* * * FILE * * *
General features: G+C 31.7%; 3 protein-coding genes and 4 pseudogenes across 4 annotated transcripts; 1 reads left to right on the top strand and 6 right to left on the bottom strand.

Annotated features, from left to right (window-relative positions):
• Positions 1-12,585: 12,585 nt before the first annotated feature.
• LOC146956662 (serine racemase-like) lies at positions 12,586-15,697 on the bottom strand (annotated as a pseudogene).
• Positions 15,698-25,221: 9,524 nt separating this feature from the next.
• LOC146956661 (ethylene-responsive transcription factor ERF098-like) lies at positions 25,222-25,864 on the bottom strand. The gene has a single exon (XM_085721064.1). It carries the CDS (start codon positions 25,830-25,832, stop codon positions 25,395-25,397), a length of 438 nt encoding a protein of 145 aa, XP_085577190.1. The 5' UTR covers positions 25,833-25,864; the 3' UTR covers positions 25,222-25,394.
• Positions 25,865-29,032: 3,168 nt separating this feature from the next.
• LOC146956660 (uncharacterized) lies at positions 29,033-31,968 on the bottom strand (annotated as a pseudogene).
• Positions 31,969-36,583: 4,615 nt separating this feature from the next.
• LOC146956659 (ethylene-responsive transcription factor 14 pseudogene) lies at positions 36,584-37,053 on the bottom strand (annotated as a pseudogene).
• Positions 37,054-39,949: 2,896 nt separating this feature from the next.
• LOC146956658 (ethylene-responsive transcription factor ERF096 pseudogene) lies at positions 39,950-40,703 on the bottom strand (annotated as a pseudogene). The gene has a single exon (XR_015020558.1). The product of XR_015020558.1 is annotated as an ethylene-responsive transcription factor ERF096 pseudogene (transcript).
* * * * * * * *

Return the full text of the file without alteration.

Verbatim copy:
General features: G+C 31.7%; 3 protein-coding genes and 4 pseudogenes across 4 annotated transcripts; 1 reads left to right on the top strand and 6 right to left on the bottom strand.

Annotated features, from left to right (window-relative positions):
• Positions 1-12,585: 12,585 nt before the first annotated feature.
• LOC146956662 (serine racemase-like) lies at positions 12,586-15,697 on the bottom strand (annotated as a pseudogene).
• Positions 15,698-25,221: 9,524 nt separating this feature from the next.
• LOC146956661 (ethylene-responsive transcription factor ERF098-like) lies at positions 25,222-25,864 on the bottom strand. The gene has a single exon (XM_085721064.1). It carries the CDS (start codon positions 25,830-25,832, stop codon positions 25,395-25,397), a length of 438 nt encoding a protein of 145 aa, XP_085577190.1. The 5' UTR covers positions 25,833-25,864; the 3' UTR covers positions 25,222-25,394.
• Positions 25,865-29,032: 3,168 nt separating this feature from the next.
• LOC146956660 (uncharacterized) lies at positions 29,033-31,968 on the bottom strand (annotated as a pseudogene).
• Positions 31,969-36,583: 4,615 nt separating this feature from the next.
• LOC146956659 (ethylene-responsive transcription factor 14 pseudogene) lies at positions 36,584-37,053 on the bottom strand (annotated as a pseudogene).
• Positions 37,054-39,949: 2,896 nt separating this feature from the next.
• LOC146956658 (ethylene-responsive transcription factor ERF096 pseudogene) lies at positions 39,950-40,703 on the bottom strand (annotated as a pseudogene). The gene has a single exon (XR_015020558.1). The product of XR_015020558.1 is annotated as an ethylene-responsive transcription factor ERF096 pseudogene (transcript).